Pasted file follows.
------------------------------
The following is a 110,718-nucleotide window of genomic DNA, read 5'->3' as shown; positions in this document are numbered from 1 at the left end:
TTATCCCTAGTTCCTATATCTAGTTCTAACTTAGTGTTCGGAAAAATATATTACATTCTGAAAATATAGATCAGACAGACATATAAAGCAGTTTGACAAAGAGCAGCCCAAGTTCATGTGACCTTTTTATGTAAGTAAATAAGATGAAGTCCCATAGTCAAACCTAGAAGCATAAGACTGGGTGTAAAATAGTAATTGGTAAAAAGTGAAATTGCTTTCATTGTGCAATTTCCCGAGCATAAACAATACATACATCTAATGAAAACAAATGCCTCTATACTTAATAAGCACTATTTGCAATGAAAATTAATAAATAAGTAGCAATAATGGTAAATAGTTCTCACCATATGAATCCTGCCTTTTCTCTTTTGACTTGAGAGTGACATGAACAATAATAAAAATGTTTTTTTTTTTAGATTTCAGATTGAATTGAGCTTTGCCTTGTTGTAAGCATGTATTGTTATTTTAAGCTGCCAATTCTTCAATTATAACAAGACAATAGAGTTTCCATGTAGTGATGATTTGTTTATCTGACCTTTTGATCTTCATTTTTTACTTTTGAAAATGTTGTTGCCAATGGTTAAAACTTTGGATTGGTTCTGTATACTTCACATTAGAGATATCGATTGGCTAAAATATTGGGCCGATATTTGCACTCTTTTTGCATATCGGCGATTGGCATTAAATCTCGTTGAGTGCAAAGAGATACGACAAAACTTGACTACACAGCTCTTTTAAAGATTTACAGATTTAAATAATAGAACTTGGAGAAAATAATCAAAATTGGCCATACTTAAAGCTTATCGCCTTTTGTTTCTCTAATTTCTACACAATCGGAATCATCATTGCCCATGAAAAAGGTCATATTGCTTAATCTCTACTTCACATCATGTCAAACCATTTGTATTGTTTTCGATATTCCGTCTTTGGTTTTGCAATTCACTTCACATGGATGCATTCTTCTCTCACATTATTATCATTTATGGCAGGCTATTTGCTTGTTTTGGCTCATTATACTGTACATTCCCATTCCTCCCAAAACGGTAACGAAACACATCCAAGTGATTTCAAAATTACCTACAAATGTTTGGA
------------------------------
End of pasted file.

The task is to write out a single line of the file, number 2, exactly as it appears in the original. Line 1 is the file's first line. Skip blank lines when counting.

TTATCCCTAGTTCCTATATCTAGTTCTAACTTAGTGTTCGGAAAAATATATTACATTCTGAAAATATAGATCAGACAGACATATAAAGCAGTTTGACAAAGAGCAGCCCAAGTTCATGTGACCTTTTTATGTAAGTAAATAAGATGAAGTCCCATAGTCAAACCTAGAAGCATAAGACTGGGTGTAAAATAGTAATTGGTAAAAAGTGAAATTGCTTTCATTGTGCAATTTCCCGAGCATAAACAATACATACATCTAATGAAAACAAATGCCTCTATACTTAATAAGCACTATTTGCAATGAAAATTAATAAATAAGTAGCAATAATGGTAAATAGTTCTCACCATATGAATCCTGCCTTTTCTCTTTTGACTTGAGAGTGACATGAACAATAATAAAAATGTTTTTTTTTTTAGATTTCAGATTGAATTGAGCTTTGCCTTGTTGTAAGCATGTATTGTTATTTTAAGCTGCCAATTCTTCAATTATAACAAGACAATAGAGTTTCCATGTAGTGATGATTTGTTTATCTGACCTTTTGATCTTCATTTTTTACTTTTGAAAATGTTGTTGCCAATGGTTAAAACTTTGGATTGGTTCTGTATACTTCACATTAGAGATATCGATTGGCTAAAATATTGGGCCGATATTTGCACTCTTTTTGCATATCGGCGATTGGCATTAAATCTCGTTGAGTGCAAAGAGATACGACAAAACTTGACTACACAGCTCTTTTAAAGATTTACAGATTTAAATAATAGAACTTGGAGAAAATAATCAAAATTGGCCATACTTAAAGCTTATCGCCTTTTGTTTCTCTAATTTCTACACAATCGGAATCATCATTGCCCATGAAAAAGGTCATATTGCTTAATCTCTACTTCACATCATGTCAAACCATTTGTATTGTTTTCGATATTCCGTCTTTGGTTTTGCAATTCACTTCACATGGATGCATTCTTCTCTCACATTATTATCATTTATGGCAGGCTATTTGCTTGTTTTGGCTCATTATACTGTACATTCCCATTCCTCCCAAAACGGTAACGAAACACATCCAAGTGATTTCAAAATTACCTACAAATGTTTGGA